Around the world various views of reality are in competition. Some views of reality will inherently foster more violence than other views. Among those world-views that see violence as a means to an end--and that view includes American Capitalized Democracy as practiced throughout our history--there may be views that also include an inherent paranoia concerning the villainy in others. Throughout American history this fear-based suspicion has resulted in extreme forms of inhumanity in numerous localized events, such as, the Sand Creek Massacre of American Natives by the Colorado militia.

Yet even broad forms of suppression and oppression, such as the reservation system, have had people advocating for the down-trodden and seeking to limit inhumane policies while enforcing protections for dignity and justice. The result is a mixed bag for which the majority of Americans (once informed) feel rightly embarrassed. We try to balance competing interests of humanity and justice with the economic interests of expansionist capitalism. We do not balance it very well, and we suffer for the imbalance.  The most extreme example of America's convulsions over its own self-contradictions, is the Civil War, which destroyed whole states and claimed the lives of over 600,00 American combatants, more than all other American wars combined.

Some world-views are in fact established on the specific belief that whole people groups are guilty of villainy, and these philosophies expressly connect individuals to their nation of origin and ethnic background. These world-views, be they Nazi European-style, or American Nazi, or Hutu hatred against Tutsis, or anti-Israel Islamic Jihadism, regardless of the numbers of adherents, are inhumane and malignant. These are social psychoses which the international community advisedly monitors and attempts to hold in check.

We know these groups and world-views for what they are because they publish and broadcast their goals to the whole world, just as Hitler did with two volumes of Mein Kampf in the 1920's. It is absolutely insane to give someone with a Hitler-like penchant for ruthlessness, blood-lust, and inhumane bigotry, the atomic bomb. Suppose that the Nazis had developed the atomic bomb first? How likely is it that London would have survived the war? If the nukes were not loaded onto the V-2s and jets until winter 1944, perhaps Rome and Paris and Kiev would have been reduced to ashes as well.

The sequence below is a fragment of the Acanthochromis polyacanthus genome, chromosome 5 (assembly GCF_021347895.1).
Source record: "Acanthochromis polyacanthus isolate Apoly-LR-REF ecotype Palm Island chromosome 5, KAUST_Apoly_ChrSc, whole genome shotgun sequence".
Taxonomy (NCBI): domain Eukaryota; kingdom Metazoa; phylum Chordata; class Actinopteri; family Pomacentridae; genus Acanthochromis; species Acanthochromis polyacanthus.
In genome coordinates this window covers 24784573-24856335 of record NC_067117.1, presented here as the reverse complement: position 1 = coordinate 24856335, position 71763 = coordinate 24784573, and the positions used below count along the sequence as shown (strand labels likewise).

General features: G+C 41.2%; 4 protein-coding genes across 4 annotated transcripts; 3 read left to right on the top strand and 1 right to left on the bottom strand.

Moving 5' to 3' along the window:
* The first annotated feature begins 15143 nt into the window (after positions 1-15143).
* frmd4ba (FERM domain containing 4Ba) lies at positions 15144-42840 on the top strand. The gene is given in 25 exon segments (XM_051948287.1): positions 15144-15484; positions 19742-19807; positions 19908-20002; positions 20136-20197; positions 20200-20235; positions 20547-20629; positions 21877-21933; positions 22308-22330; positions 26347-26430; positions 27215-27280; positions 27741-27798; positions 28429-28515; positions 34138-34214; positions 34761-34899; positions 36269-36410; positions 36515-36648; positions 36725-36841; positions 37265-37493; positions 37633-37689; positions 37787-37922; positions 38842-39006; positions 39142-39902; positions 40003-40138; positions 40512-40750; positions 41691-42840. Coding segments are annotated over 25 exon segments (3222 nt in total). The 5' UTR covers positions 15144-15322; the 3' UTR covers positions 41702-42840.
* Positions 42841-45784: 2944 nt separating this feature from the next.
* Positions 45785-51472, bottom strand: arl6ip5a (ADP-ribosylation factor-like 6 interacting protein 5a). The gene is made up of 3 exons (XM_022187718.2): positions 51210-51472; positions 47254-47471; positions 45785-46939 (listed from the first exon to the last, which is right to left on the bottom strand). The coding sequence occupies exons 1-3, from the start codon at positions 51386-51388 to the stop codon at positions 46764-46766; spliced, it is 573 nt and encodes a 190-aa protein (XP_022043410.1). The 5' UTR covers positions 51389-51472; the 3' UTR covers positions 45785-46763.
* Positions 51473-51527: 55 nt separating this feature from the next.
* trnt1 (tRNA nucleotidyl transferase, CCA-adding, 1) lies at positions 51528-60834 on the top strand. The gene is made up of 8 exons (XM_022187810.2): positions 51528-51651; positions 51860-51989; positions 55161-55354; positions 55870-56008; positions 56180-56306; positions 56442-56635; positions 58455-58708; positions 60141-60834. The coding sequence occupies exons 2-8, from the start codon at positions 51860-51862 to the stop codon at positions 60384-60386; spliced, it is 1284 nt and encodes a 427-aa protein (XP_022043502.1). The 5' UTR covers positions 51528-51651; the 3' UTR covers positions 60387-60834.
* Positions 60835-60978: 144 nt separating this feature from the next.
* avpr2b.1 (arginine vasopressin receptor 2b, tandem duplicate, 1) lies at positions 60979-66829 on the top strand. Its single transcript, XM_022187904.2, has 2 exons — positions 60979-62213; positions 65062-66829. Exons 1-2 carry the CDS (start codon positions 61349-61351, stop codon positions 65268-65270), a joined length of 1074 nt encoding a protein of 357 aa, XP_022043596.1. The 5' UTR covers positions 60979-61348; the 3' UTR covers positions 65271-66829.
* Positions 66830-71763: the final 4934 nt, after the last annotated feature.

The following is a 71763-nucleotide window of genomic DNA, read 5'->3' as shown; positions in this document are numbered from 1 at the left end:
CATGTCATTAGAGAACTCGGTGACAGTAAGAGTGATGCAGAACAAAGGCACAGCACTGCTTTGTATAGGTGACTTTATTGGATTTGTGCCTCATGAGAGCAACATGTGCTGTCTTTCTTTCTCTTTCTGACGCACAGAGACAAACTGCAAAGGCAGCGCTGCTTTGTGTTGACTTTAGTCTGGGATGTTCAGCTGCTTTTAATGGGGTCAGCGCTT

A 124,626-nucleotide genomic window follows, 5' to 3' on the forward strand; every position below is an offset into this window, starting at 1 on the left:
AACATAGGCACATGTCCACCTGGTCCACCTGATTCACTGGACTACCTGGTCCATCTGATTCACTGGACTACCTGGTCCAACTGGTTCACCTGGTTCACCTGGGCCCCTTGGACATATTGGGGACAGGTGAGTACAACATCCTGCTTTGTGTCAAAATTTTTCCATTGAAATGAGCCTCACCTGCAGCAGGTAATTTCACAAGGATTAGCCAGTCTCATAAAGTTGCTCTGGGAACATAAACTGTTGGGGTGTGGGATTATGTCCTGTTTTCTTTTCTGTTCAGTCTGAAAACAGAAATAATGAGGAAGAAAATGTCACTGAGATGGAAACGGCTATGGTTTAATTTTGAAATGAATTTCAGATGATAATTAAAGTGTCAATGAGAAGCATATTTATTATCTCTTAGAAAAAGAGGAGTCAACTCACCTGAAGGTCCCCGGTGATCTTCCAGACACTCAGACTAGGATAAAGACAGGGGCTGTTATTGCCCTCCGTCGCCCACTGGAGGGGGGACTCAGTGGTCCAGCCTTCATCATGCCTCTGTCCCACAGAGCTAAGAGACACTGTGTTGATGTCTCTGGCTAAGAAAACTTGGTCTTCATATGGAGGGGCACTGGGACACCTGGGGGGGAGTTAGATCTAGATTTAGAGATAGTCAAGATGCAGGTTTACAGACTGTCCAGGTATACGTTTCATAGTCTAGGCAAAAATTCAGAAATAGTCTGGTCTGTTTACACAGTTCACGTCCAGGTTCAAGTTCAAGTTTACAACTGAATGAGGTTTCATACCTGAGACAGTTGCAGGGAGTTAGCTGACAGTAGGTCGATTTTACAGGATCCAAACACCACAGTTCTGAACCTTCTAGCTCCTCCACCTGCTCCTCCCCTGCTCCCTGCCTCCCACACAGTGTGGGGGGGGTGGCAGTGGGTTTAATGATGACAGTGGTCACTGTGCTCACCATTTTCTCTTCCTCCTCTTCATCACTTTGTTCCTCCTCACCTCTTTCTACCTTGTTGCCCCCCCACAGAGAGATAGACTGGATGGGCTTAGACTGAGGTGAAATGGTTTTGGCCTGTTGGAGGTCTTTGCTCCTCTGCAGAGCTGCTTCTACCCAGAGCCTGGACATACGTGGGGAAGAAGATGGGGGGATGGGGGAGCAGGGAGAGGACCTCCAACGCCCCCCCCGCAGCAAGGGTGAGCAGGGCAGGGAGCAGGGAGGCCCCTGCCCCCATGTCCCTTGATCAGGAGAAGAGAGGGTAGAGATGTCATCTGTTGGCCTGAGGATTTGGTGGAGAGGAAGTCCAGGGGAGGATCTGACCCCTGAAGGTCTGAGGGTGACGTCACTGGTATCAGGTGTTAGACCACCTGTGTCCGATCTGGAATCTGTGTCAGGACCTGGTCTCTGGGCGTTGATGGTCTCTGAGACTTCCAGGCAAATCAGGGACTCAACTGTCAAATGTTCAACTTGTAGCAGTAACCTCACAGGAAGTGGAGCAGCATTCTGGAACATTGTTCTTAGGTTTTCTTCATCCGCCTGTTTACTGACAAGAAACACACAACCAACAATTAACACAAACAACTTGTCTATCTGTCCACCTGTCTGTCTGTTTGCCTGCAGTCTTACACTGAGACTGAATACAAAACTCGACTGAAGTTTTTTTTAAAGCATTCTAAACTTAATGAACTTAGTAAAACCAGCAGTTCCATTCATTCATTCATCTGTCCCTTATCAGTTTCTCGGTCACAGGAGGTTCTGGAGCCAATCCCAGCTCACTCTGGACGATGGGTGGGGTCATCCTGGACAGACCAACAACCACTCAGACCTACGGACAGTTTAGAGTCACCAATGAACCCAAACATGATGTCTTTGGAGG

The written word, the published and broadcast statements of the purveyors of paranoia and inhumanity, betrays to the world the absence of consience. On that basis--the basis of the written word-- an English teacher reported a sick student, who was banned by a court of law from owning fire-arms. But in our nation we lack the ability for our jurisdictions to communicate with each other. He bought his guns, and he killed a lot of VTI students.

What we have at the international level is a better and more efficient means of sharing information. The head of state of a regional power declares early in his speech that Israel should be removed from the map of the world, and at the edge of his speech speaks of developing a nuclear deterrent against western aggression.  That is not a matter of the FBI getting the file on a local court case. That stuff is carried over Al Jazeera and CNN into the situation rooms of national governments the world over.

Iran's leadership is malignant and psychotic and paranoid. This is not a matter of suspicion or distrust. It is a matter of taking the published statements of their current regime at face value. Iran has no business  keeping a stock-pile of nuclear weapons. The international community is absolutely right to take action against that happening. If our world does not, we will be blaming ourselves for all we failed to do-- on the other side of World War III.

Oh, and if Brett Favre suits up in purple and gold for the Vikings, here is hoping that on his trip to Lambeau Field the Packers turn him black and blue. I have more to say but I have to stop this now and fill up the mini-van before the prices go up again.